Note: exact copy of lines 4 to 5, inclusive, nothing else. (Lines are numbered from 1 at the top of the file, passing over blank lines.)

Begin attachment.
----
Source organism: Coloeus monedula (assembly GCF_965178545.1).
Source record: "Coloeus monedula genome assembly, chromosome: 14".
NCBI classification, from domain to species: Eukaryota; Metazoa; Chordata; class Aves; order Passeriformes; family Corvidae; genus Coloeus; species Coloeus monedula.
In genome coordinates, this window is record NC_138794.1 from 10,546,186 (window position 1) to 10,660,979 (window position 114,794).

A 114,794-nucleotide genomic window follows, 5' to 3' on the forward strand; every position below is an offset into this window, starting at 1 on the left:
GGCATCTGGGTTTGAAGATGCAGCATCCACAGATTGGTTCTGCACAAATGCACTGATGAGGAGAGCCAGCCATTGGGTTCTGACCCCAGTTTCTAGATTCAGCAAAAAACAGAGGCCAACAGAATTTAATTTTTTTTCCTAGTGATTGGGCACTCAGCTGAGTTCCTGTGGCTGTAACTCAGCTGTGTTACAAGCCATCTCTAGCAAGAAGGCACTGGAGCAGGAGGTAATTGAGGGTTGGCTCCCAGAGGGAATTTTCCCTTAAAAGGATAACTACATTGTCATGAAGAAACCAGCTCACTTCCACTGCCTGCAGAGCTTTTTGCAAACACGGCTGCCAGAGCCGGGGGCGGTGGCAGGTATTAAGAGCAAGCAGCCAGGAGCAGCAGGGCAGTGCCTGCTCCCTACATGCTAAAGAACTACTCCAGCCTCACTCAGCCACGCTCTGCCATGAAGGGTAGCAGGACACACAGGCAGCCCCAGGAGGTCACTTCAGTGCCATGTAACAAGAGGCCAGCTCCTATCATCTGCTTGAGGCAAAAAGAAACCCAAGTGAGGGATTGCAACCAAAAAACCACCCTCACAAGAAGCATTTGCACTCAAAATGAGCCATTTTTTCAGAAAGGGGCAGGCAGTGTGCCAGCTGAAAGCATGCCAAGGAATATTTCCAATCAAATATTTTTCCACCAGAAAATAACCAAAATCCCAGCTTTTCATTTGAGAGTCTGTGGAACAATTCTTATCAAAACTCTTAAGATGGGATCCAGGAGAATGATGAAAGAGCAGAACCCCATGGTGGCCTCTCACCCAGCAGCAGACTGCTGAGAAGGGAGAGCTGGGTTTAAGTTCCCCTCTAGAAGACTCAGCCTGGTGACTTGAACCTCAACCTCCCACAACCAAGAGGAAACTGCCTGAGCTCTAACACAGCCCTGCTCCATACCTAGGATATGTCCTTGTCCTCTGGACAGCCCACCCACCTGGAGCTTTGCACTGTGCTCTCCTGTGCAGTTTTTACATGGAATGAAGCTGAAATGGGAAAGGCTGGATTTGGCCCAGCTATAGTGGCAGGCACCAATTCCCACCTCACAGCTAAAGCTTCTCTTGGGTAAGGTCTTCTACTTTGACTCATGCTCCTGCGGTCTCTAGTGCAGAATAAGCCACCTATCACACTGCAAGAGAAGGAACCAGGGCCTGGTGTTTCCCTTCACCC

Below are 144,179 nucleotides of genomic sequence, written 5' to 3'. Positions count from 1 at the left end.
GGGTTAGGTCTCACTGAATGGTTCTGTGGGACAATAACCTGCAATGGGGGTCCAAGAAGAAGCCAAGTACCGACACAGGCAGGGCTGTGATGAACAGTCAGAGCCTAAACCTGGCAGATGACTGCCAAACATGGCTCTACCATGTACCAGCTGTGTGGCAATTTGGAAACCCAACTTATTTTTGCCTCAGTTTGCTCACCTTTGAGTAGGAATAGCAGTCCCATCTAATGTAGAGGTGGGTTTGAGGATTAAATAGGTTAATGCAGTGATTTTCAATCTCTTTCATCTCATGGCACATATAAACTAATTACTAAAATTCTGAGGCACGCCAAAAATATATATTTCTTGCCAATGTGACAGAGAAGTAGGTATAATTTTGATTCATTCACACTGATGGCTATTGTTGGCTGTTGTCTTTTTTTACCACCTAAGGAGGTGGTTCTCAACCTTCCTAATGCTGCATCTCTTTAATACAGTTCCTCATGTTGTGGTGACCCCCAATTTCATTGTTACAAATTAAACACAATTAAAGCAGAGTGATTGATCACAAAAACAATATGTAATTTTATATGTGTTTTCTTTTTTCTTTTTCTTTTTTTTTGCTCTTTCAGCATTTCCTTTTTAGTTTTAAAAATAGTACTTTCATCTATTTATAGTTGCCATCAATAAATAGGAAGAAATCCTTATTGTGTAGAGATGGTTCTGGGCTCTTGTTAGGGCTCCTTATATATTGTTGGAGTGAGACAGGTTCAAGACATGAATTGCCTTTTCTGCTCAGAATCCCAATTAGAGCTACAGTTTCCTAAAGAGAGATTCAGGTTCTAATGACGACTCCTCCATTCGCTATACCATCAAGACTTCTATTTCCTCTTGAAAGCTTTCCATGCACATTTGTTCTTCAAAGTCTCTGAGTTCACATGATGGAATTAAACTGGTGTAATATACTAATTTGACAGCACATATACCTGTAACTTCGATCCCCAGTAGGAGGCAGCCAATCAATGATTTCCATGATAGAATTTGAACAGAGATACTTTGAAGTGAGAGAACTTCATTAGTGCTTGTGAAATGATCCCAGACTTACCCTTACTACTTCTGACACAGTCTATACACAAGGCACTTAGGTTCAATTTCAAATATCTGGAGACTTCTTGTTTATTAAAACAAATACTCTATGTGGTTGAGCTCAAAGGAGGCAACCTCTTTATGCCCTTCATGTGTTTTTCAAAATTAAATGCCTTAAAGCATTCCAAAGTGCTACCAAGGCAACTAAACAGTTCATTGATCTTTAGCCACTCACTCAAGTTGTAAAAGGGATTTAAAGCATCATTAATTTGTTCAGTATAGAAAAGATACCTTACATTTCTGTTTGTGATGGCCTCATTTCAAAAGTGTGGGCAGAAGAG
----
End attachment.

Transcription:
In genome coordinates, this window is record NC_138794.1 from 10,546,186 (window position 1) to 10,660,979 (window position 114,794).

A 114,794-nucleotide genomic window follows, 5' to 3' on the forward strand; every position below is an offset into this window, starting at 1 on the left: